City officials say Phillips' move good for Bartlesville


Tuesday, February 6th 2001, 12:00 am
By: News On 6


BARTLESVILLE, Okla. (AP) -- Residents here say that Phillips'

purchase of Tosco Corp. will be good for the local economy, despite speculation that some jobs may be lost in the acquisition.

"I can tell you I had coffee with about a dozen people this morning," Mayor Ted Lockin said Monday, "and the sentiment across the community is the same. We see this as very good news."

Bartlesville-based Phillips announced Sunday it was purchasing Tosco in a $7 billion stock transaction, including eight U.S.

refineries with a total capacity of 1.35 million barrels per day and 6,400 retail outlets in 32 states.

"There is speculation that some jobs will be moved to Arizona," Chamber of Commerce Director Pam Dunlap said, "but I would say any job loss will be short-term. Rather, we expect this means job growth in the long-term.

"This is a very promising move. It will strengthen Phillips in the energy market and is being received as very positive and very promising news here."

Lockin, who worked for Phillips for 30 years, said his community recognizes the importance of the company to the local economy.

"We've seen some ups and downs during Phillips' 84 years in the community," Lockin said. "There were some anxieties during those takeovers a few years ago, but these latest acquisition moves will have a very positive impact on Bartlesville."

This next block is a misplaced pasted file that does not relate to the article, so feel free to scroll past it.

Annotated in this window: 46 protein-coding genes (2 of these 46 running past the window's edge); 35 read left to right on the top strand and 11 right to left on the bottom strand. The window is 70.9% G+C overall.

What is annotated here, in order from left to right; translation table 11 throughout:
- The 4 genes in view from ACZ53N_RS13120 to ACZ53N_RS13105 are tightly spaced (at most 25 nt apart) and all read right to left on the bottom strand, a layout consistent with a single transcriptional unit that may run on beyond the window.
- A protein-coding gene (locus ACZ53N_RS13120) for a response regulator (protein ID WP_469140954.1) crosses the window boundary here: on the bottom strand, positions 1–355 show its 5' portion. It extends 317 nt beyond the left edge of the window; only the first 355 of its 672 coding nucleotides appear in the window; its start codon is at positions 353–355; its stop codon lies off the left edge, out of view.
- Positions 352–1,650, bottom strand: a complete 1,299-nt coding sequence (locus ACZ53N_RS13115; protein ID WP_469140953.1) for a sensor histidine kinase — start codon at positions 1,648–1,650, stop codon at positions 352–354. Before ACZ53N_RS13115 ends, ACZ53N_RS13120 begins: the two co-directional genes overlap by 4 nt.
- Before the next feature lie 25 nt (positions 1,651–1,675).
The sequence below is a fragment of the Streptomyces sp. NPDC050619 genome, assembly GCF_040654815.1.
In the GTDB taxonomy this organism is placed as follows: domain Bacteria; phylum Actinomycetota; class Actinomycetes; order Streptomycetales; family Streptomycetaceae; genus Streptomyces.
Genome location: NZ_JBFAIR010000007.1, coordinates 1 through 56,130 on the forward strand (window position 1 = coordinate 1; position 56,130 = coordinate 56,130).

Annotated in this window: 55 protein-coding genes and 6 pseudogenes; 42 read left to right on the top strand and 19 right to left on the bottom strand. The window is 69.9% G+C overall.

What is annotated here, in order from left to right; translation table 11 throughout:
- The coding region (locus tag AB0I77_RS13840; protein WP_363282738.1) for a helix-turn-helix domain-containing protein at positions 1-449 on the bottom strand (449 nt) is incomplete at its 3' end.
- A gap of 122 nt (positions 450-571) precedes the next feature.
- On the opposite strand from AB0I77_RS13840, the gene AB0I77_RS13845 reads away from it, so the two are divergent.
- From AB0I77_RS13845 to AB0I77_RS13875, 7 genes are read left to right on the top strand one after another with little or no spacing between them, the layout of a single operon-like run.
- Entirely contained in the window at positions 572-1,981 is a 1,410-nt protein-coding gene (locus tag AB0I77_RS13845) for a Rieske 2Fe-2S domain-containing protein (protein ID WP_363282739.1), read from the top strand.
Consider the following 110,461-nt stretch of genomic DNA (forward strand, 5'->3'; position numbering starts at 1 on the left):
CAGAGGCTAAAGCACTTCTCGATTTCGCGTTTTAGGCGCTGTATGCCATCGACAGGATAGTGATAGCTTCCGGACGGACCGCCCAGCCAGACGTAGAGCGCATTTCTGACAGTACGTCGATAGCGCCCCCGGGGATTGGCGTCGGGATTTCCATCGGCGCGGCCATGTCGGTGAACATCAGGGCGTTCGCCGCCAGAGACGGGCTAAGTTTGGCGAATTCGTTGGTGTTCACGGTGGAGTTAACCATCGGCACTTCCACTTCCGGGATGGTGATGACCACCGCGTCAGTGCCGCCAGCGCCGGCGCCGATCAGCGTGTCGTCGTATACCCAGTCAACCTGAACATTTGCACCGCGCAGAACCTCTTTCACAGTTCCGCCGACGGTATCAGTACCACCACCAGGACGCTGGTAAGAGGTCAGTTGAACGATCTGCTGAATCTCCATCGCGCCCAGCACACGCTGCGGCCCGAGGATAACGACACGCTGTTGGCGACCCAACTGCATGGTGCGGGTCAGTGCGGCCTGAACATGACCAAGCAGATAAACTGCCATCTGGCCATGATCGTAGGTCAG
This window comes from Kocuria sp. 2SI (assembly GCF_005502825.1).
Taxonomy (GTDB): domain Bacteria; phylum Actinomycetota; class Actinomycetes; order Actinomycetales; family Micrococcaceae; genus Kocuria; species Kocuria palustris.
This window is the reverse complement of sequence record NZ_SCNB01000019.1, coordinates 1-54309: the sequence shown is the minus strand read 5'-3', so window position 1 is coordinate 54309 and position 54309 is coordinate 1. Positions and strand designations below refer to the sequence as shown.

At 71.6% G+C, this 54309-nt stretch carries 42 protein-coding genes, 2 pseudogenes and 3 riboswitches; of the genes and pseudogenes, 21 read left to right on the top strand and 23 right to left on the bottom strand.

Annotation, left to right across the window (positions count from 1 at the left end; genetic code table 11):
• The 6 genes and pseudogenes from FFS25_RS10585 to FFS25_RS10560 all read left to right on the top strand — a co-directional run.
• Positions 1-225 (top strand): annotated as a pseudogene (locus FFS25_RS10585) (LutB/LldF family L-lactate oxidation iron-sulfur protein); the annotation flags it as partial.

At the peak of the oil boom in 1980, Phillips employed nearly 9,000 of the town's total work force of 19,000.

Today, Phillips employs about 2,800 of the town's work force of 21,000, according to Chamber figures.

City leaders say Bartlesville does not solely rely on Phillips for a robust economy.

The city has diversified its job market, brining in jobs from the manufacturing and technology sectors. There has been positive job growth since 1996, even during down-sizing efforts at Phillips'

home base.

Officials also say sales tax collections are up, the housing market is strong and people -- families and retirees -- are moving to town.